ComingSoon spoke with composer Leopold Ross about his work on Apple’s Monarch: Legacy of Monsters. The show centers around Monarch organization members as they navigate encounters with Godzilla and other formidable creatures referred to as “Titans” across a half-century timeline, extending from the events depicted in Godzilla (2014). The first three episodes are now available on Apple TV+.
Jeff Ames: How did you approach scoring a series like Monarch: Legacy of Monsters, which explores the aftermath of the battle between Godzilla and the Titans, revealing the existence of real monsters?
Leopold Ross: The opportunity to score the indomitable screen legend Godzilla sparked a wave of creativity and adrenaline in me from the word go. The melodic themes came quickly, and from there, it was a process of finding the right voicing and instrumentation that would match the epic scale of the production.
There is so much breadth in the show- deep emotional turmoil, comedic levity, huge action sequences- so much to articulate, which is a joy for a composer, as it allows you to really spread your wings.
With the series set in a world where monsters are real, how did you use music to enhance the suspense and capture the awe-inspiring nature of these creatures?
Scoring the titans was a really unique challenge as a composer, because the level of bombast is so extreme coming from the sound effects. So it really becomes about bobbing and weaving and knowing when not to play is kind of the most important thing because you want to hear that twisted metal when Godzilla puts his fist through the Golden Gate Bridge and when he roars it’s an incredibly unique and iconic sound that you don’t want to get in the way of, so it’s really about making sure the momentum and intensity is there, and then picking your spots to stand out.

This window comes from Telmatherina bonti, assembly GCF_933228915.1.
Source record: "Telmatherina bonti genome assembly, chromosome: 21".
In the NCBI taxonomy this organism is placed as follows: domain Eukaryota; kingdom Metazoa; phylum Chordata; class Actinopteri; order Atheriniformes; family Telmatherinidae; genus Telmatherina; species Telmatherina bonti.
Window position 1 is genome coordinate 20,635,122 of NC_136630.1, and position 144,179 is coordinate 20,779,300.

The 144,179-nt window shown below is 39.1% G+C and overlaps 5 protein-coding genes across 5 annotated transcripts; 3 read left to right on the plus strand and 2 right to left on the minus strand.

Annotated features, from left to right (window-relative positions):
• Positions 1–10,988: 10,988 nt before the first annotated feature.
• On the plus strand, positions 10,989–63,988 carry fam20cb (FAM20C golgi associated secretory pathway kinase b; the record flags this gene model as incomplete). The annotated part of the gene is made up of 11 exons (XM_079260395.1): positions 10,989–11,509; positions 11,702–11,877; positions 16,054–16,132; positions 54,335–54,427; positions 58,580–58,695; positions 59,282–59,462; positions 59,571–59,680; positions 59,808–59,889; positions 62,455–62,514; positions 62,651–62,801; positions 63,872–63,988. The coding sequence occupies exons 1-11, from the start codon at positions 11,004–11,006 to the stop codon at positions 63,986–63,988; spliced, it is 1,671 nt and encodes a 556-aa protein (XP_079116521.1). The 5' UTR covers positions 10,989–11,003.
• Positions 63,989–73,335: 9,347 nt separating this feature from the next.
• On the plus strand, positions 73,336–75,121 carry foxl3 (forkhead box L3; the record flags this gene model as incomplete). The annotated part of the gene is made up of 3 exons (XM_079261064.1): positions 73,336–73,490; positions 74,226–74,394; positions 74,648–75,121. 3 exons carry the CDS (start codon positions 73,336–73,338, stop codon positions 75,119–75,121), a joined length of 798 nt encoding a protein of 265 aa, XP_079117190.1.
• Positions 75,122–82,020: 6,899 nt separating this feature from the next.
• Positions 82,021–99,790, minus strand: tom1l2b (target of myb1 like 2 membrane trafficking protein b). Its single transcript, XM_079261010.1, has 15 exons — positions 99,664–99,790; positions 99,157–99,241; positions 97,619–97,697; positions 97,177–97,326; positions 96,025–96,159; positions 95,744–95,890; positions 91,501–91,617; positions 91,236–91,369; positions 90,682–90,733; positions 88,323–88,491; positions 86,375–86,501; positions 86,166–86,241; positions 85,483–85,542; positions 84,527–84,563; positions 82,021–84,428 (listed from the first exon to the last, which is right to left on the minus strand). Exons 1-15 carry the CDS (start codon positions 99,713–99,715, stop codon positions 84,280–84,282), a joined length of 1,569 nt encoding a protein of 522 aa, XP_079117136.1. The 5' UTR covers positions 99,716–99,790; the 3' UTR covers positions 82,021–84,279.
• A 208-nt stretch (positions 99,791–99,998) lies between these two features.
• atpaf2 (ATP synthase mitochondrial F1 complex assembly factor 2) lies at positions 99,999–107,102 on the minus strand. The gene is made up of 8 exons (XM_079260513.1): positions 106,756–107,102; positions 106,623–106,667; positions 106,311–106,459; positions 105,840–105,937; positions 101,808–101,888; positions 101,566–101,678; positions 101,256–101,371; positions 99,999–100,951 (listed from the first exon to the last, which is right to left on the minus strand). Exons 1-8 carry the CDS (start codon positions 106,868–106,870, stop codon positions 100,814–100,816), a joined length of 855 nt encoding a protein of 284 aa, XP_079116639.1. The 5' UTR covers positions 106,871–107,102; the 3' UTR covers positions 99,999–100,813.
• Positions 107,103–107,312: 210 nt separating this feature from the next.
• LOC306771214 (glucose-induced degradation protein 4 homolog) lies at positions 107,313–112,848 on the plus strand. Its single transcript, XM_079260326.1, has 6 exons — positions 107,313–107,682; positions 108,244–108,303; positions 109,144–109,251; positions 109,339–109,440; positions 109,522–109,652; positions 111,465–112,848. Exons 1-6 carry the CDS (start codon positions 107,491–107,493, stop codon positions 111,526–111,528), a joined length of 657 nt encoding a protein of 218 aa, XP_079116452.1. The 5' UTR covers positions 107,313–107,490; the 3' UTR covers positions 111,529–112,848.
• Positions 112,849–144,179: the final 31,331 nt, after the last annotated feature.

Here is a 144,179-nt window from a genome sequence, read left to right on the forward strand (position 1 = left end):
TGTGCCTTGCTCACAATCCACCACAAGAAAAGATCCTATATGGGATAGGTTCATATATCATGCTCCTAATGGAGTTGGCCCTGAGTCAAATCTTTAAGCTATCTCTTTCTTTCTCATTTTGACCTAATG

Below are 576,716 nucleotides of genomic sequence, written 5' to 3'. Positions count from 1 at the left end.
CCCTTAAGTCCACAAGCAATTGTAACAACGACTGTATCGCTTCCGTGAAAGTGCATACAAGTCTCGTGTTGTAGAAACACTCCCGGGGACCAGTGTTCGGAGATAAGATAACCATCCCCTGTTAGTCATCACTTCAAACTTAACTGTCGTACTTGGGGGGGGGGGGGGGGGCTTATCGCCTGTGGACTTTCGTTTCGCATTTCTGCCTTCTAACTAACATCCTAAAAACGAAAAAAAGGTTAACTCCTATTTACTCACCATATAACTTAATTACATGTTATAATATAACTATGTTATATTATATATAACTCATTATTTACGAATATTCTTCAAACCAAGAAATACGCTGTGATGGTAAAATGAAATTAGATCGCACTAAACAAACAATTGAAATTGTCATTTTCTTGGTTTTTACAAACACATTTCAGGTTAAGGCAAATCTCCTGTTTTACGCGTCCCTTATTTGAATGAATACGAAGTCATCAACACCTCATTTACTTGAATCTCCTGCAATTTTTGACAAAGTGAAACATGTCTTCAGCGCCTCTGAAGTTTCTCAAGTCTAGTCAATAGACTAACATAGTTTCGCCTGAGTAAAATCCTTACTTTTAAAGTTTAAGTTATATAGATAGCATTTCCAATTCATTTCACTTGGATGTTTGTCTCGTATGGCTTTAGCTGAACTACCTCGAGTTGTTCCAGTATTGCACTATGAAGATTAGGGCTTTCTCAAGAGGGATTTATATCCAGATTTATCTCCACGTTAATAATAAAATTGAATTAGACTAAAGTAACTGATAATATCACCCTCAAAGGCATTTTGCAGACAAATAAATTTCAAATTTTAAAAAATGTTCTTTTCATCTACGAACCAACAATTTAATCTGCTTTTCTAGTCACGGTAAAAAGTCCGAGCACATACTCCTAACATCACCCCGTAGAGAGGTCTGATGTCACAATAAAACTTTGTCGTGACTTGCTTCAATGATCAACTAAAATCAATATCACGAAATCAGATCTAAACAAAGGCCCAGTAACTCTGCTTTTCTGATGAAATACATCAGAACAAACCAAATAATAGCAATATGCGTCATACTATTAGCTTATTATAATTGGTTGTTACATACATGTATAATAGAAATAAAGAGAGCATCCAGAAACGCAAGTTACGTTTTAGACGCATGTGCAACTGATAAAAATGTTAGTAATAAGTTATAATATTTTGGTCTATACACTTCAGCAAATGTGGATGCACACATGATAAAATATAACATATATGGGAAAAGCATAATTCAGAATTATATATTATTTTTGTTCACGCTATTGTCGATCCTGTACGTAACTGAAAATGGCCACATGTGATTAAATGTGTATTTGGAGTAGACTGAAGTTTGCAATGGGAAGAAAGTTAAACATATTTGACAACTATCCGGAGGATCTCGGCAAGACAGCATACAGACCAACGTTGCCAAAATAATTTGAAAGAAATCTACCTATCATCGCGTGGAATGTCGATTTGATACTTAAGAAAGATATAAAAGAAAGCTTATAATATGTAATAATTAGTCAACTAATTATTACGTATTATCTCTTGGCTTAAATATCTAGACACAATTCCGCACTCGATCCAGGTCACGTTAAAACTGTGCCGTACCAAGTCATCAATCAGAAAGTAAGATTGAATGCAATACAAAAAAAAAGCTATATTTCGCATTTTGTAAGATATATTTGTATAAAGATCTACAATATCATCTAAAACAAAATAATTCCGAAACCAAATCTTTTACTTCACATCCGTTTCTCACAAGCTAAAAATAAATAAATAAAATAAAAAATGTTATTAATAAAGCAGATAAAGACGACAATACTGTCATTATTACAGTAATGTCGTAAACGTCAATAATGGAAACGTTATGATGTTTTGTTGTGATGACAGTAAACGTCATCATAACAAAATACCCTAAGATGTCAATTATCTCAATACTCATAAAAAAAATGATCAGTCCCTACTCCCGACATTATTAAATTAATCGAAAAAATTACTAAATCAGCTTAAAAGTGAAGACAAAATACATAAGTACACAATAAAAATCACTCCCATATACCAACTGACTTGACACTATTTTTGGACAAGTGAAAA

Monarch: Legacy of Monsters delves into a family’s journey to uncover buried secrets. How did you convey the emotional depth and complexities of their story through the musical score?
I wanted the music to carry a sense of yearning, to amplify the unresolved feelings that our characters hold. I set about creating simple melodic motifs that could be inferred via a wide range of instrumentation and could sound musically resolved or unresolved depending on the surrounding accompaniment.
Working with directors Mairzee Almas, Julian Holmes, Hiromi Kamata, Matt Shakman, and Andy Goddard, how did you collaborate with them to ensure the music complemented the visual storytelling?
Most of my creative and collaborative conversations were with executive producer and showrunner Chris Black. This is typically the case when working in an episodic format as it allows you to develop a shorthand and maintain a consistency in approach that you would not be able to achieve talking to a different director every episode. Having said that, Matt Shakman directed episodes 1 and 2, and we did collaborate in an effort to set the tone of the show going forward.
Given the legacy theme in the series, did you incorporate any recurring musical motifs or themes to represent the connections between characters and the overarching Monarch legacy?